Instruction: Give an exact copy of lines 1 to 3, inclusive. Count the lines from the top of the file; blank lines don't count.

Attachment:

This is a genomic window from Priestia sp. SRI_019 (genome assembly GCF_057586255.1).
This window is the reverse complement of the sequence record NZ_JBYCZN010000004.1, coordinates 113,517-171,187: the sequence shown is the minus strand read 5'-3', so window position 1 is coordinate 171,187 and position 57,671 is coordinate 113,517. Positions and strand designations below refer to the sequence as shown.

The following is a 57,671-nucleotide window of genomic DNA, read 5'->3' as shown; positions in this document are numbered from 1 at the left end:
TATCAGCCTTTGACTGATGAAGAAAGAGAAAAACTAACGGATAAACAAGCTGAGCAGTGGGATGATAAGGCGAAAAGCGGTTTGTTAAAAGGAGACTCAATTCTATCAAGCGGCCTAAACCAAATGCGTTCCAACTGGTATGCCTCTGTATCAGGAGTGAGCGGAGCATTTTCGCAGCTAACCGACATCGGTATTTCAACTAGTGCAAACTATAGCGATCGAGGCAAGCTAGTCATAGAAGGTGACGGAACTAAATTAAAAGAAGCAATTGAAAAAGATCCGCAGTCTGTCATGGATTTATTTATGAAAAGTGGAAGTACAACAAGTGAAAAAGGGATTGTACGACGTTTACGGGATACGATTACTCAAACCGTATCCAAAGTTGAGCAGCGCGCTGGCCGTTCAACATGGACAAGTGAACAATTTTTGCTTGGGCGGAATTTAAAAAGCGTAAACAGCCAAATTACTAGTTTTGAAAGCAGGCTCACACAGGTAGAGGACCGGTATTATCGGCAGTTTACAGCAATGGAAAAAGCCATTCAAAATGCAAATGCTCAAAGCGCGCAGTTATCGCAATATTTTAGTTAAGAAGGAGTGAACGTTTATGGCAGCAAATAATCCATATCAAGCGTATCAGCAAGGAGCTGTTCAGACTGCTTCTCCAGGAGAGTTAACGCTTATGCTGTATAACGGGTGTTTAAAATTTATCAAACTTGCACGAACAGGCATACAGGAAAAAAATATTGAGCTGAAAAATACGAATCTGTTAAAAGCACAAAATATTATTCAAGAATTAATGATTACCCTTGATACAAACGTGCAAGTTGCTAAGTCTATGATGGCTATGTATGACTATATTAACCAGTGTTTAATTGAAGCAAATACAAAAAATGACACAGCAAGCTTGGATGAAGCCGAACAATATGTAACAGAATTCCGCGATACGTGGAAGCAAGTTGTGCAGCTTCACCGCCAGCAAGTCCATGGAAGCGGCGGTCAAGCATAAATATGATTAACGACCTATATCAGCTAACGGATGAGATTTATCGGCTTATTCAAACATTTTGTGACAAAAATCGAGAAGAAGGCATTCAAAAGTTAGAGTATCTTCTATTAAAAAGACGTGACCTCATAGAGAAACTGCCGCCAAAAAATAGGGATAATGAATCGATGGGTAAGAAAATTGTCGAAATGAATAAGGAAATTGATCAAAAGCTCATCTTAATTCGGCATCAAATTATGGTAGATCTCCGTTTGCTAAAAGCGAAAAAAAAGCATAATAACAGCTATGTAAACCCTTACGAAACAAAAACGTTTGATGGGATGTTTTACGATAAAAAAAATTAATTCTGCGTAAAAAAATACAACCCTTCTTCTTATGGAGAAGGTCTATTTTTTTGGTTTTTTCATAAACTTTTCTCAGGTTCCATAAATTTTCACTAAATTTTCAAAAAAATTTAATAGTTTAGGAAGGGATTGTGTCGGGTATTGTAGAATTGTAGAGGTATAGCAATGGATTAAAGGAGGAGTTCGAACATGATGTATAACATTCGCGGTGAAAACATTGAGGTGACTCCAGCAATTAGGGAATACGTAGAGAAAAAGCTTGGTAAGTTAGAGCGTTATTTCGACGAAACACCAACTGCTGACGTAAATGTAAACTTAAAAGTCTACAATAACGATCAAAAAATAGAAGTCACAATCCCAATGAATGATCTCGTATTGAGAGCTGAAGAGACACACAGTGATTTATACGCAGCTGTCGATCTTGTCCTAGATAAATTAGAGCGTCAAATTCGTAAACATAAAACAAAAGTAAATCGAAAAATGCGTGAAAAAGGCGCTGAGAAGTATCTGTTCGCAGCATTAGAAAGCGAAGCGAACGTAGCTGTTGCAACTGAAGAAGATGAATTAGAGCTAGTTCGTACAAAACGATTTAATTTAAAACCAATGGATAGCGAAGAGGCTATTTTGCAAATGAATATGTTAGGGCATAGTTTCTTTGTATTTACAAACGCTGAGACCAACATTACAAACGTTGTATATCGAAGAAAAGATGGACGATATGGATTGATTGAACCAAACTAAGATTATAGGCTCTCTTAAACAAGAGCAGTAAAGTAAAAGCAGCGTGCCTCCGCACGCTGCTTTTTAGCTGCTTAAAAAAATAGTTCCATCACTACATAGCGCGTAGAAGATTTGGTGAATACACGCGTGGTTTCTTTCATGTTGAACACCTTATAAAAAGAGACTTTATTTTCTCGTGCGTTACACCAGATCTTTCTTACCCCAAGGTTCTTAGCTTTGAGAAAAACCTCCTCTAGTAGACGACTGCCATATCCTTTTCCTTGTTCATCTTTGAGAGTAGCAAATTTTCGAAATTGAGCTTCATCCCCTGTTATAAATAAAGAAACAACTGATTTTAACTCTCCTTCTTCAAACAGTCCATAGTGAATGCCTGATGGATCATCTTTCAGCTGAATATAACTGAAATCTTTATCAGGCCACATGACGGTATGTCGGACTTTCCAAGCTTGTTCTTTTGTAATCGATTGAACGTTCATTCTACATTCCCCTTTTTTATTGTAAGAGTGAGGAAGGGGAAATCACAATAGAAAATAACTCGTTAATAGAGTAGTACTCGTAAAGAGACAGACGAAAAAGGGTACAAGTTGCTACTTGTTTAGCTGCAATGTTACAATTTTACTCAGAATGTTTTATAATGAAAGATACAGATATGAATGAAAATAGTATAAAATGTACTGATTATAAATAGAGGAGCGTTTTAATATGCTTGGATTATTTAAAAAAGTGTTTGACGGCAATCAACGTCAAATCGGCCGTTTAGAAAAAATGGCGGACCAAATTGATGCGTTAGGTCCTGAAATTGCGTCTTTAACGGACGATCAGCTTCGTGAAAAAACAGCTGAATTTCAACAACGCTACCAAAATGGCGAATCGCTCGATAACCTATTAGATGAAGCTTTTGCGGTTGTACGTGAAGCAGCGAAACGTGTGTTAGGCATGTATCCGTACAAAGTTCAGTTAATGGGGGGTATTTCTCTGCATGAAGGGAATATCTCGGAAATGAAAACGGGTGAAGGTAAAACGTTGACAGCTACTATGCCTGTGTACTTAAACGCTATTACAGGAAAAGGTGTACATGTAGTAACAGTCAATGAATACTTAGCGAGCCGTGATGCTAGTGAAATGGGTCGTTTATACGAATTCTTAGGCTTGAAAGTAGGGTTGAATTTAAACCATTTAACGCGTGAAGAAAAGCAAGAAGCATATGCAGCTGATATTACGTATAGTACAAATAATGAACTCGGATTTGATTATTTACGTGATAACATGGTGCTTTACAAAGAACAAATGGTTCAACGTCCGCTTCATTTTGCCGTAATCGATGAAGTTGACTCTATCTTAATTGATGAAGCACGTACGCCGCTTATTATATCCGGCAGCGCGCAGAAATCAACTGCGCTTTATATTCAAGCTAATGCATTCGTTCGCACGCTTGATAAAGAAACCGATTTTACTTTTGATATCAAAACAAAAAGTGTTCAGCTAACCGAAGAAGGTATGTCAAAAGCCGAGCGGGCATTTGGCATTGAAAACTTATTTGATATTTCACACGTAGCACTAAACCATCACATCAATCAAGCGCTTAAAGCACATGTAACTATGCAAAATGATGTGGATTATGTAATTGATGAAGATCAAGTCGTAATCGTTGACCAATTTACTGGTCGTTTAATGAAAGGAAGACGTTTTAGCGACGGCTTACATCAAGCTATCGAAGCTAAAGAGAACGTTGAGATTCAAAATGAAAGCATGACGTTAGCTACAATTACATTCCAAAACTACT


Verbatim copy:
This is a genomic window from Priestia sp. SRI_019 (genome assembly GCF_057586255.1).
This window is the reverse complement of the sequence record NZ_JBYCZN010000004.1, coordinates 113,517-171,187: the sequence shown is the minus strand read 5'-3', so window position 1 is coordinate 171,187 and position 57,671 is coordinate 113,517. Positions and strand designations below refer to the sequence as shown.

The following is a 57,671-nucleotide window of genomic DNA, read 5'->3' as shown; positions in this document are numbered from 1 at the left end: